Federal Judge Acts To Protect 40 Endangered Species

A U.S. District Court judge has ordered three federal agencies to “take all necessary measures” to better protect 40 endangered species in four national forests in Southern California.

The ruling on June 28 by Judge Marilyn Hall Patel in San Francisco followed a 2009 federal court decision that management plans for the Angeles, Cleveland, Los Padres and San Bernardino national forests failed to ensure that human activities not jeopardize threatened plants and animals.

Six Months For Agencies To Develop Plans In California

Patel gave the U.S. Fish and Wildlife Service, the National Marine Fisheries Service and the U.S. Forest Service six months to develop and implement long-term safeguards for the 40 species, which include the mountain yellow-legged frog (pictured above), the California condor and the California gnatcatcher.

Forest managers also will have to develop a comprehensive program to reduce activities threatening the survival of the few steelhead trout left in the Los Padres and Cleveland national forests, the Los Angeles Times reported.

A Halt To Construction And Access In Several Areas

From the Los Angeles Times:

Officials from the agencies were not immediately available for comment. Ileene Anderson, spokeswoman for the Center for Biological Diversity, which sued over the agencies’ forest management plans, said, “We’re ecstatic. We always felt we had a strong case, and on Tuesday, the judge agreed.”

Pending development of the new protection plans, Patel ordered the U.S. Forest Service to halt construction and public access in the vicinity of Williamson Rock and Little Rock Creek Road in the Angeles National Forest, popular hiking areas that are also home to endangered mountain yellow-legged frogs and arroyo toads. Both amphibians have lost nearly all their historic habitat.

In addition, Patel closed the Cherry Canyon area of the Los Padres National Forest to recreational shooting.

Other animals and plants that gained protection include the San Joaquin fox, Steller sea lion, Smith’s blue butterfly, ash-gray Indian paintbrush and bird-footed checkerbloom.

Suction Dredge Mining?

These federal agencies were also ordered to report on the impacts that suction dredge mining in the San Gabriel River has had on the Santa Ana sucker, and explain why such mining should not be immediately halted. Suction dredge mining, which is used to separate gold from stream gravel, harms water quality by spreading silt and sand.

Good to know that someone is watching out for our endangered species. Thank you, Judge Patel.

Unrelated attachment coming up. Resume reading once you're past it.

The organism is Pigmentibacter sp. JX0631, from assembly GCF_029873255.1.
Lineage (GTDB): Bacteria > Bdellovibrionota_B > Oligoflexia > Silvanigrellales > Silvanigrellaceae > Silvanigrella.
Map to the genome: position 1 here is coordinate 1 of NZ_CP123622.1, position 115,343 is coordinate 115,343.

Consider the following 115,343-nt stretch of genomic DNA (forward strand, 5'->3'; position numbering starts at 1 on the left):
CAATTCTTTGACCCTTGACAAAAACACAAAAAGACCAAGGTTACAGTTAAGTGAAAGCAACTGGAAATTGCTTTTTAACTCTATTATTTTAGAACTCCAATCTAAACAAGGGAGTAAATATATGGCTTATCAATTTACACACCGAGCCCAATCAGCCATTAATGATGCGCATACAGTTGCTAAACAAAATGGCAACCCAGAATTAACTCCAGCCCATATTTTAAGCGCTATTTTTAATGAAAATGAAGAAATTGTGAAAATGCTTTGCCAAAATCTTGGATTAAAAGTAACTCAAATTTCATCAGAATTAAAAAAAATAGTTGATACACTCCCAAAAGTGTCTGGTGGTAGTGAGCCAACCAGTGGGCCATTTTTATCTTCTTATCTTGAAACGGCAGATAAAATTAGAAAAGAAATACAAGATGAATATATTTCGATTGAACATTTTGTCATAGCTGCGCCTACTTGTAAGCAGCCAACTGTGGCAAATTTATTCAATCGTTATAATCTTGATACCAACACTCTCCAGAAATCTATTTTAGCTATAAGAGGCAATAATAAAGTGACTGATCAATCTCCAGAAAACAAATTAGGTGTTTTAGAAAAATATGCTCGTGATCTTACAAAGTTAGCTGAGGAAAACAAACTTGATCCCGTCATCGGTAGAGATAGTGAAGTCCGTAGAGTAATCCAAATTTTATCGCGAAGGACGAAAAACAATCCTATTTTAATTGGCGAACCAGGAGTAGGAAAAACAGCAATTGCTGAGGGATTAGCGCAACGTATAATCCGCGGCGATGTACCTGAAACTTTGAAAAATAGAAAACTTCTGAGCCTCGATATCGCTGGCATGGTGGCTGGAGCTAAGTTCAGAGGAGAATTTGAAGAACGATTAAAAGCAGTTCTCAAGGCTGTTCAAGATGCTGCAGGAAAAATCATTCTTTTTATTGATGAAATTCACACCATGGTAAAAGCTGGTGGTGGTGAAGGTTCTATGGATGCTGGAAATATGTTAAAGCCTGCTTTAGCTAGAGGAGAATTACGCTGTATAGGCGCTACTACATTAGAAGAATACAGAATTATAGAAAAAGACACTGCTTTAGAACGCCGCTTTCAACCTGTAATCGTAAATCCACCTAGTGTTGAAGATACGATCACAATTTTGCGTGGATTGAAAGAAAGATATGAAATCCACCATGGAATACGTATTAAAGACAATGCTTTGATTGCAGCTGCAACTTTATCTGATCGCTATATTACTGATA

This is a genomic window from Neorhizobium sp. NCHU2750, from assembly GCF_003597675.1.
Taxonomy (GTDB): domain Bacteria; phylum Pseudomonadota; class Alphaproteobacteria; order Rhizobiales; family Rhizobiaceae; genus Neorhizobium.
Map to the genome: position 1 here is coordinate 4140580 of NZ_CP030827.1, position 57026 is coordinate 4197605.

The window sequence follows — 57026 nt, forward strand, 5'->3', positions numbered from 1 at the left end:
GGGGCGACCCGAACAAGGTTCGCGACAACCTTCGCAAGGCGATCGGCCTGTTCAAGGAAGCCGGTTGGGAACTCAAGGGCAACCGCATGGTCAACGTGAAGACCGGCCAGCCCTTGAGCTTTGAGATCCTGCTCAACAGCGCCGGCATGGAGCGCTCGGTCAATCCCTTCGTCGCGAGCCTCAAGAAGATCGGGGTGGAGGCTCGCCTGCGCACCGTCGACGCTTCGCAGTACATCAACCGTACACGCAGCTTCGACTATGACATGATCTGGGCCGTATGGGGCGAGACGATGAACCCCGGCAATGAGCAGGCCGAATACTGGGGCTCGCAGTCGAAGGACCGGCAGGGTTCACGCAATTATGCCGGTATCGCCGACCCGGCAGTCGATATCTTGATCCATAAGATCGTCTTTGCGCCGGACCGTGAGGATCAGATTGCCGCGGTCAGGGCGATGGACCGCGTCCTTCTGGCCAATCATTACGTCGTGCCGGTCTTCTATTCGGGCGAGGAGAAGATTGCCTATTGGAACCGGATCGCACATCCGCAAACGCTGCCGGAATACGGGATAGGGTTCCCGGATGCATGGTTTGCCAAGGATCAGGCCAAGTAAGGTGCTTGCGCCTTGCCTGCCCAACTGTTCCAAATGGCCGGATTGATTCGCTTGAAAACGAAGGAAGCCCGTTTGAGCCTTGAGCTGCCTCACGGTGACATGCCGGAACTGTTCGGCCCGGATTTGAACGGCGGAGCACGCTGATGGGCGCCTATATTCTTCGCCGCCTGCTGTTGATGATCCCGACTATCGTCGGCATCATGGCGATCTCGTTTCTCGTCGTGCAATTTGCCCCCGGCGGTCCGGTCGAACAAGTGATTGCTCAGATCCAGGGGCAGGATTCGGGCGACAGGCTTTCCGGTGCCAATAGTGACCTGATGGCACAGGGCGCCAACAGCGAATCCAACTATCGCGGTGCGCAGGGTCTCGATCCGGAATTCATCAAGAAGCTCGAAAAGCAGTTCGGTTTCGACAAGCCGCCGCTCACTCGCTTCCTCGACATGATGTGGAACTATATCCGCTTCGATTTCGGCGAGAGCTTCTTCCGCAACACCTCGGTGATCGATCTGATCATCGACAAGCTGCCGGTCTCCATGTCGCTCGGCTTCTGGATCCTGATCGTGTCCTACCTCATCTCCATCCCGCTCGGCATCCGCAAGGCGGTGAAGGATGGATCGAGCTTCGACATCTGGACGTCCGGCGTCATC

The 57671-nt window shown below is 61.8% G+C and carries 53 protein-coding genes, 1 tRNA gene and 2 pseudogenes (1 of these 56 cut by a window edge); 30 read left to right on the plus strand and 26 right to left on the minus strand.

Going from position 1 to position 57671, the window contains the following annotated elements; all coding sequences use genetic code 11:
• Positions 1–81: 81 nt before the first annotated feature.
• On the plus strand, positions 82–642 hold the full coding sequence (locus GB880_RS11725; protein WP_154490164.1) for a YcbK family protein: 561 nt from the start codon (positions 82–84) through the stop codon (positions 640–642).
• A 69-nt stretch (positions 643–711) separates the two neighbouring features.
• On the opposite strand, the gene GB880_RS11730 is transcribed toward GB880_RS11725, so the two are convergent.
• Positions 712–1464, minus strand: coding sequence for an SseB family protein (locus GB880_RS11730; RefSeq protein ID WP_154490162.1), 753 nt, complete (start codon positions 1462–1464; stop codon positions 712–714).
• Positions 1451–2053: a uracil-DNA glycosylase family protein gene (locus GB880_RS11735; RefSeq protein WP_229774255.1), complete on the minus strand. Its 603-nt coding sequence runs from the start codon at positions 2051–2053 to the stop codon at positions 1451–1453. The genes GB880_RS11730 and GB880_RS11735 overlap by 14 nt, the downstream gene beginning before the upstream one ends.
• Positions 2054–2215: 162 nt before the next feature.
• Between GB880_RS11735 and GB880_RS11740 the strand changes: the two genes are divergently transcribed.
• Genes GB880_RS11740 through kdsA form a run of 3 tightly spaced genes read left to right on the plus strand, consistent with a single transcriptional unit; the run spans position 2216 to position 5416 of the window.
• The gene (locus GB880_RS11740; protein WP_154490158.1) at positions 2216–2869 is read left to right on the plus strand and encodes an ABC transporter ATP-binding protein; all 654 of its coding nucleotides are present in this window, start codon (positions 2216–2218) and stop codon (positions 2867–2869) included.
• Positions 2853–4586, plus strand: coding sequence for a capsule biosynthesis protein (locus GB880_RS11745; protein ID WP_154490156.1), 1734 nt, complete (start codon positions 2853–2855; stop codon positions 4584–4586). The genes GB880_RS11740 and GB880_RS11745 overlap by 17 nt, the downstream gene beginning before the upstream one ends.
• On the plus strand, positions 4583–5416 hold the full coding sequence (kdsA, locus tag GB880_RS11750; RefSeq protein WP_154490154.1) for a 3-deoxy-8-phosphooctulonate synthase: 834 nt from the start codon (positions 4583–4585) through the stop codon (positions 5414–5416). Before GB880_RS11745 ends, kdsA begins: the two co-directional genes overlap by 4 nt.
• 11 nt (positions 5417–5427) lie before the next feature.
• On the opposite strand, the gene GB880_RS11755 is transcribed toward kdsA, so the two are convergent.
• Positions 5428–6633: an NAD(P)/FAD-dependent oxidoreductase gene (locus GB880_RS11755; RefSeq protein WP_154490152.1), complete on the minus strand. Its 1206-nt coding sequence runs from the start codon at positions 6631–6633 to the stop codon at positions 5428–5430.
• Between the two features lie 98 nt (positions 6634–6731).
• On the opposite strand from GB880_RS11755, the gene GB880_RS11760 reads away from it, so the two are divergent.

Photo Credit: USFWS Pacific Southwest Region via Creative Commons

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Angela Padovani
Angie P.2 years ago

This is great news, but noticed the article was from 2011. An update on this story would be appreciated.

Friedrich Kling

Three cheers for Judge Patel, but how pathetic that the very agencies charged with protecting our endangered species had to be sued in order to ensure proper safeguards are instituted. One would think Romney was president, God forbid.

Who are the 4% that voted against better protection for endangered species. Perhaps these uninformed people need to be made aware that every 24 hours 200 animal and plant species, on average, are driven extinct while during this same time period the world human population expands by an additional 225,000. It does not require a genius to recognize that this is entirely unsustainable.

Duane B.
.3 years ago

Thank you for sharing.

New G.
W. C.4 years ago

Thank you for the news.

Isabelle J.
Isabelle J.4 years ago


Carole R.
Carole R.5 years ago

Good for this judge. More needs to be done but this is heading in the right direction.

Carole R.
Carole R.5 years ago

Good for this judge. More needs to be done but this is heading in the right direction.

Martha Eberle
Martha Eberle5 years ago

Yay!!! I love when the right thing is done.

Hope S.
Hope Sellers5 years ago

Good for the judge. Let's see what develops.

Janine H.
Janine H.5 years ago

This is a very sad story. Other animals has to go only because "we" humans do not want to share the world with other life forms, these life forms "we" would not eat (vegetarian food is not a bad idea, or eating with conscience as the so called primitive cultures did and still do, if they still exist. No meat/fish every day). "We" destroy averything around us and "we" forget, that everything is important to survive, too.

As little child i thought that rain is when God and the angels cry - because "we" humans have forgotten that we need this "intelligence", someone who could help... if "we" hadn't turned away for many centuries ago...

"Only when the last tree has been cut down; Only when the last river has been poisoned; Only when the last fish has been caught; Only then will you find that money cannot be eaten."
(Native American proverb)

"We have learned to fly the air like birds and swim the sea like fish, but we have not yet learned the simple art of living together as brothers." (Martin Luther King)